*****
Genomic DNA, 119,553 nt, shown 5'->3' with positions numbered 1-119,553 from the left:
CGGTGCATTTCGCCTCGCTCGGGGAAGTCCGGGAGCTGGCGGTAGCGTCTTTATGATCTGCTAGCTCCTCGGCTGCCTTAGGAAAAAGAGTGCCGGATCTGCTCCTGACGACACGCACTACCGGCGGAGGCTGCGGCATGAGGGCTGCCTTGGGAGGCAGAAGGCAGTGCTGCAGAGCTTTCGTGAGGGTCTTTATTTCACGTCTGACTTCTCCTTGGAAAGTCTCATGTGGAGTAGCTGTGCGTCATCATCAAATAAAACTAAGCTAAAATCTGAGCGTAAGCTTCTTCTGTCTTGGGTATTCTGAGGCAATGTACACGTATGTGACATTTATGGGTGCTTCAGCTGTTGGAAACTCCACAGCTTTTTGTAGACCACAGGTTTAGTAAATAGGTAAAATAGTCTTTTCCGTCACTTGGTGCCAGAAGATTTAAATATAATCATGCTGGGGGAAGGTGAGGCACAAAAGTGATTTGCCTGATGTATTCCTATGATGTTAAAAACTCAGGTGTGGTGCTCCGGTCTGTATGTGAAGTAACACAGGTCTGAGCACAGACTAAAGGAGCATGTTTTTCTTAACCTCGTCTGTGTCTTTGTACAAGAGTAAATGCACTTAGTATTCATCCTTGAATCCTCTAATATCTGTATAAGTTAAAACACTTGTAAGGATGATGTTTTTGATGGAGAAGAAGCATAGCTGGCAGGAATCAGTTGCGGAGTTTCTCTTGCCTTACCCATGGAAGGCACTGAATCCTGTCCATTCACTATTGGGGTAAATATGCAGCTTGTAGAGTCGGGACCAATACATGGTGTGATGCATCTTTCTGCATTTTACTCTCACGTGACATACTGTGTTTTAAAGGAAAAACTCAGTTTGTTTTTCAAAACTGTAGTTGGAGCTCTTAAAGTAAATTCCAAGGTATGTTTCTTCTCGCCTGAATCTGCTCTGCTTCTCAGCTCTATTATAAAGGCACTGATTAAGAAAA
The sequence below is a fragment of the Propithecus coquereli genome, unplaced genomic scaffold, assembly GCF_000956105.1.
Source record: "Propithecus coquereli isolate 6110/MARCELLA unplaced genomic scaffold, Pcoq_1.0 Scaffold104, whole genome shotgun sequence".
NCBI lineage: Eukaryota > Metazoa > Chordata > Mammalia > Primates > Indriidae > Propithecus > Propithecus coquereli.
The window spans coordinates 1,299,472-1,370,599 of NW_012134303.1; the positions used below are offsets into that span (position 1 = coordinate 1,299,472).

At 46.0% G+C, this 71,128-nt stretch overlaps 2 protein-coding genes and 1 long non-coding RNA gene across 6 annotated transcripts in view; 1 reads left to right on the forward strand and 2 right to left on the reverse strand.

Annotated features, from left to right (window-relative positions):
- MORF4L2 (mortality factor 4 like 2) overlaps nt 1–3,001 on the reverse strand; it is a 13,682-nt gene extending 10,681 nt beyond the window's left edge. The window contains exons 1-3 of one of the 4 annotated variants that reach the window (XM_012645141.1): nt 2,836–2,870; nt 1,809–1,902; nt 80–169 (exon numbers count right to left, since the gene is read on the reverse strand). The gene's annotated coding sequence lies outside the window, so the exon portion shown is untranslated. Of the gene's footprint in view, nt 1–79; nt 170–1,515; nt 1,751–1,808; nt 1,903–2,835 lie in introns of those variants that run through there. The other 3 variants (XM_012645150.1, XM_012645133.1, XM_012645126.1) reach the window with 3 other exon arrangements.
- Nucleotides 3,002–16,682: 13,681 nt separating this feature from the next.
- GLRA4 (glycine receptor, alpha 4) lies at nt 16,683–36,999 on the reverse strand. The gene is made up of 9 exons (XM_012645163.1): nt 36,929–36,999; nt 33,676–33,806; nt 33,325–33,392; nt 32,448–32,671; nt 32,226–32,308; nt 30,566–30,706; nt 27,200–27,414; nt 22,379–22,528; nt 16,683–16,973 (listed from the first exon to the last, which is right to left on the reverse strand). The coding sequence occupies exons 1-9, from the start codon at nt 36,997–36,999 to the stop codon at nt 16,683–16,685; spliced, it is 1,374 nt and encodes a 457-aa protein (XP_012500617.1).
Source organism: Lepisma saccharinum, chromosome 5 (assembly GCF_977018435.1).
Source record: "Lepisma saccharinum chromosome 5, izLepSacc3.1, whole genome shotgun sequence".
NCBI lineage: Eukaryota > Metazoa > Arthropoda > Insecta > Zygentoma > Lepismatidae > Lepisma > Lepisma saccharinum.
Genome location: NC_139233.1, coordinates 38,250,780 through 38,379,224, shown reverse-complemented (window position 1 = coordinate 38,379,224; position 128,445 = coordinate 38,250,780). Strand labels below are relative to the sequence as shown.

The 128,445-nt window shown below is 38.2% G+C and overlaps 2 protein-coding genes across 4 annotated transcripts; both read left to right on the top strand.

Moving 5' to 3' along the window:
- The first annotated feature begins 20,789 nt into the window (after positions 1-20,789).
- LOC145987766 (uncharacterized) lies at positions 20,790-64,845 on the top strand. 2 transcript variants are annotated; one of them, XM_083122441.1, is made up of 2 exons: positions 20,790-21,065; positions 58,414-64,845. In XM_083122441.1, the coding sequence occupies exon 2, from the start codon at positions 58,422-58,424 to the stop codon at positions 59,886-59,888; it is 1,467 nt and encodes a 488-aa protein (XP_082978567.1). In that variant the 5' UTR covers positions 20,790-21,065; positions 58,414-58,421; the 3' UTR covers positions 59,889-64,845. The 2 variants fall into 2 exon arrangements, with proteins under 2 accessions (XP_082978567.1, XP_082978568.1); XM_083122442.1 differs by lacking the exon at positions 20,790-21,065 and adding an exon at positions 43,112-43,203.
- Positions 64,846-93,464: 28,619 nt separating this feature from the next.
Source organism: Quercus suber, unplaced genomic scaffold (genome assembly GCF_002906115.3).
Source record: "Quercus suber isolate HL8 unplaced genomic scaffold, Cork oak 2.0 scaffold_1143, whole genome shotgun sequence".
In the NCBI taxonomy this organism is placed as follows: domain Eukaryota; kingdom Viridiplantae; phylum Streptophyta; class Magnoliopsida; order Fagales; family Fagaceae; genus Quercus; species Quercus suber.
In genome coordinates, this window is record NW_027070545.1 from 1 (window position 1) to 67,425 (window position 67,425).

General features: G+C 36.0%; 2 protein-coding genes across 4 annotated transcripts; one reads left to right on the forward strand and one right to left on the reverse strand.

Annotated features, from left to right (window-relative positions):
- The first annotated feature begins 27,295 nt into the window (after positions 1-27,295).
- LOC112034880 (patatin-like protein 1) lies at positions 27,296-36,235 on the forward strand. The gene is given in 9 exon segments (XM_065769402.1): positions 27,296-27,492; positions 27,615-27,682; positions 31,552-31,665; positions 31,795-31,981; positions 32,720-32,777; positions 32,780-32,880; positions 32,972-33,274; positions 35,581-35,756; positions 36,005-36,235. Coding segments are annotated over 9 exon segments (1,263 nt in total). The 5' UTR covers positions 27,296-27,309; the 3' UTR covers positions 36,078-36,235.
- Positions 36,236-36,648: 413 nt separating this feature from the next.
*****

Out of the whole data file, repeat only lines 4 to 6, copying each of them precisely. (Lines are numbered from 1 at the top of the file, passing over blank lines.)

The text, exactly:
Source record: "Propithecus coquereli isolate 6110/MARCELLA unplaced genomic scaffold, Pcoq_1.0 Scaffold104, whole genome shotgun sequence".
NCBI lineage: Eukaryota > Metazoa > Chordata > Mammalia > Primates > Indriidae > Propithecus > Propithecus coquereli.
The window spans coordinates 1,299,472-1,370,599 of NW_012134303.1; the positions used below are offsets into that span (position 1 = coordinate 1,299,472).